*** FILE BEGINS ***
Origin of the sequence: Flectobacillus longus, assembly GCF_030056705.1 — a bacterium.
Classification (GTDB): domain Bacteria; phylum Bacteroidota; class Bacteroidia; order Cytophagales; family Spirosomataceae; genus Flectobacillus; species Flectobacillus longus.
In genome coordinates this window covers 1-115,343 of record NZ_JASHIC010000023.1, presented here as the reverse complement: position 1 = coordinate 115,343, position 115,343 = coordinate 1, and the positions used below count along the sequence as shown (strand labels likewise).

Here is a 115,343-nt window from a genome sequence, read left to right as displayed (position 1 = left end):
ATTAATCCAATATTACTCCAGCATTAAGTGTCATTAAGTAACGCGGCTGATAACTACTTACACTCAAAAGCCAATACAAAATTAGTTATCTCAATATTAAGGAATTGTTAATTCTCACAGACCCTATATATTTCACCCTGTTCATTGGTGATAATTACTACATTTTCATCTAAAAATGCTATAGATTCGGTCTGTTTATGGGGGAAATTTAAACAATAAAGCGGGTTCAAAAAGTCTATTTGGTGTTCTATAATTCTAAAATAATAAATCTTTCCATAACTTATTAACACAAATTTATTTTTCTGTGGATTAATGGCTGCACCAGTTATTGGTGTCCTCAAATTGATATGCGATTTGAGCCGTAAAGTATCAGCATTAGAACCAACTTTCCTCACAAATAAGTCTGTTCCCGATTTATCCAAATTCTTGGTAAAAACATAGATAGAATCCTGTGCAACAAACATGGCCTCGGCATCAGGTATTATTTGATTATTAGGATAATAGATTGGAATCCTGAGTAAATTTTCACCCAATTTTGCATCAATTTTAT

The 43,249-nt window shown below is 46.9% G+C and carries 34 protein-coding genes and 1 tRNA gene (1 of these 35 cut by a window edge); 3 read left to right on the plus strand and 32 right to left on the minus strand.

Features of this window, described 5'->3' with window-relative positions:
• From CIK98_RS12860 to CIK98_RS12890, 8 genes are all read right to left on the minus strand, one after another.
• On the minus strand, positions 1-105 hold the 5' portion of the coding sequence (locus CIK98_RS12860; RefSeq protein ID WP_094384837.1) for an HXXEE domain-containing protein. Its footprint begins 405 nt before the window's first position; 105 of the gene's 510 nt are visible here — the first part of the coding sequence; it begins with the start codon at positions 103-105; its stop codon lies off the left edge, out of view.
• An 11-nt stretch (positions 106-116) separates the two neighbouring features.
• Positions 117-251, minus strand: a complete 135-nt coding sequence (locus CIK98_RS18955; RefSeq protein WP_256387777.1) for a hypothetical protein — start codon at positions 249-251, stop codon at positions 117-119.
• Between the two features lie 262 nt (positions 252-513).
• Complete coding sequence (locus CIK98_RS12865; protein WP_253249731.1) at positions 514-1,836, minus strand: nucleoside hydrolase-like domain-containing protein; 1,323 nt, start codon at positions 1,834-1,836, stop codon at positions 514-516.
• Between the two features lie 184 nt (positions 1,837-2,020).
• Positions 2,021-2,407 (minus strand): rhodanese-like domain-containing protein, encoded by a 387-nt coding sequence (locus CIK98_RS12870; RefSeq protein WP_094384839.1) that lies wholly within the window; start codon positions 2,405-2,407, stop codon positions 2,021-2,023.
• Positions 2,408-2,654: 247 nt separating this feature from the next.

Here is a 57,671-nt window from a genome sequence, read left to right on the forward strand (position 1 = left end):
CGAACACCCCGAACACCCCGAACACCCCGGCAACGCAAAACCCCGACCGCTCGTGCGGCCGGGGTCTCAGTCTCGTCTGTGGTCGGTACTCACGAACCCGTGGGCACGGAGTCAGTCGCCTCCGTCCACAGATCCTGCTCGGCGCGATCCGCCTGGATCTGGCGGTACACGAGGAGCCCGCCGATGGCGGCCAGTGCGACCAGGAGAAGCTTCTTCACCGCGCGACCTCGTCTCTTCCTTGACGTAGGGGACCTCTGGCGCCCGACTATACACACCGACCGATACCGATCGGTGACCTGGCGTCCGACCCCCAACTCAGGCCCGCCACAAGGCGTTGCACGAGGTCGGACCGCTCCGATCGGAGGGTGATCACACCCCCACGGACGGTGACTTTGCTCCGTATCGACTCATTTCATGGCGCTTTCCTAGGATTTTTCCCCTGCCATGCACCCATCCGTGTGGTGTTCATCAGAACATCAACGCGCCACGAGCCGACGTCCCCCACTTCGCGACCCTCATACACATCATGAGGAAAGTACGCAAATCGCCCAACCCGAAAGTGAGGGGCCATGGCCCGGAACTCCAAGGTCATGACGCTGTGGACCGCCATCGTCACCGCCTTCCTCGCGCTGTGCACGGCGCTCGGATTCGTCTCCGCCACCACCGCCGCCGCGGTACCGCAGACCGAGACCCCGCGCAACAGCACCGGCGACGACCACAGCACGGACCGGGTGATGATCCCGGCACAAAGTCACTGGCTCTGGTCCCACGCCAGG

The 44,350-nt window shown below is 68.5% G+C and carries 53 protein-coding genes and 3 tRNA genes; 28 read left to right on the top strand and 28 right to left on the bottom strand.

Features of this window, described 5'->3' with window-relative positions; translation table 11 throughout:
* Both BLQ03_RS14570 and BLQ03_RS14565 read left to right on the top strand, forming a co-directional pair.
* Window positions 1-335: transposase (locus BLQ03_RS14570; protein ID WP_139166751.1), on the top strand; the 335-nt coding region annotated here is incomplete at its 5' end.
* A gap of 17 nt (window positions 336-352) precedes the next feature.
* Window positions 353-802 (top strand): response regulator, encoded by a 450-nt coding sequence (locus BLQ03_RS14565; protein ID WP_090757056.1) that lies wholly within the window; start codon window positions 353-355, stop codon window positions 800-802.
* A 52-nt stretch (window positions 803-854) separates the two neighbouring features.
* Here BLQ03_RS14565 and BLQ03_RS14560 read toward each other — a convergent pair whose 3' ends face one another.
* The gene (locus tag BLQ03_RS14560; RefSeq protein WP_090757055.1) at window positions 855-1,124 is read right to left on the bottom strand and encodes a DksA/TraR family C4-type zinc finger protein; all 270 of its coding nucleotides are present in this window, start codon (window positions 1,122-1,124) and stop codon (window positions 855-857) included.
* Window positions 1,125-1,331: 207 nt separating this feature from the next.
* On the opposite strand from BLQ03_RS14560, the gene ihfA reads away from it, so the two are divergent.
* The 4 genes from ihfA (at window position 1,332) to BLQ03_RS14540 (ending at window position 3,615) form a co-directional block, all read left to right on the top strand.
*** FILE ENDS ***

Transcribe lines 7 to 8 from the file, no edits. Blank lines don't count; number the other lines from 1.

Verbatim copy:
Features of this window, described 5'->3' with window-relative positions:
• From CIK98_RS12860 to CIK98_RS12890, 8 genes are all read right to left on the minus strand, one after another.